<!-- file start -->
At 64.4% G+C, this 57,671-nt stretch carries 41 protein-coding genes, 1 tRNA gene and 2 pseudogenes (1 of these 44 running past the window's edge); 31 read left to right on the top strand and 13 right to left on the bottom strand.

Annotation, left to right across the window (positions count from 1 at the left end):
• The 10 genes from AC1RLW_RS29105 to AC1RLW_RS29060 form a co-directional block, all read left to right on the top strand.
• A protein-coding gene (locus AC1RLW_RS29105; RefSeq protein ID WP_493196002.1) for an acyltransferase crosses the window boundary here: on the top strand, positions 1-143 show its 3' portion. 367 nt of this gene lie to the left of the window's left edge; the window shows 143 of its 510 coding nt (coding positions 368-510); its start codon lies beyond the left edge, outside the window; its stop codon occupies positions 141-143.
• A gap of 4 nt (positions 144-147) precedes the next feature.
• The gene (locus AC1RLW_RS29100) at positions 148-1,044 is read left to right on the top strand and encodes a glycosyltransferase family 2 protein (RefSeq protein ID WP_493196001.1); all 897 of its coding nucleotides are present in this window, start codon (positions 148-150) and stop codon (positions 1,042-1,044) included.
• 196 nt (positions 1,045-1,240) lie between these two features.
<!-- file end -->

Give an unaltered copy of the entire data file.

At 64.4% G+C, this 57,671-nt stretch carries 41 protein-coding genes, 1 tRNA gene and 2 pseudogenes (1 of these 44 running past the window's edge); 31 read left to right on the top strand and 13 right to left on the bottom strand.

Annotation, left to right across the window (positions count from 1 at the left end):
• The 10 genes from AC1RLW_RS29105 to AC1RLW_RS29060 form a co-directional block, all read left to right on the top strand.
• A protein-coding gene (locus AC1RLW_RS29105; RefSeq protein ID WP_493196002.1) for an acyltransferase crosses the window boundary here: on the top strand, positions 1-143 show its 3' portion. 367 nt of this gene lie to the left of the window's left edge; the window shows 143 of its 510 coding nt (coding positions 368-510); its start codon lies beyond the left edge, outside the window; its stop codon occupies positions 141-143.
• A gap of 4 nt (positions 144-147) precedes the next feature.
• The gene (locus AC1RLW_RS29100) at positions 148-1,044 is read left to right on the top strand and encodes a glycosyltransferase family 2 protein (RefSeq protein ID WP_493196001.1); all 897 of its coding nucleotides are present in this window, start codon (positions 148-150) and stop codon (positions 1,042-1,044) included.
• 196 nt (positions 1,045-1,240) lie between these two features.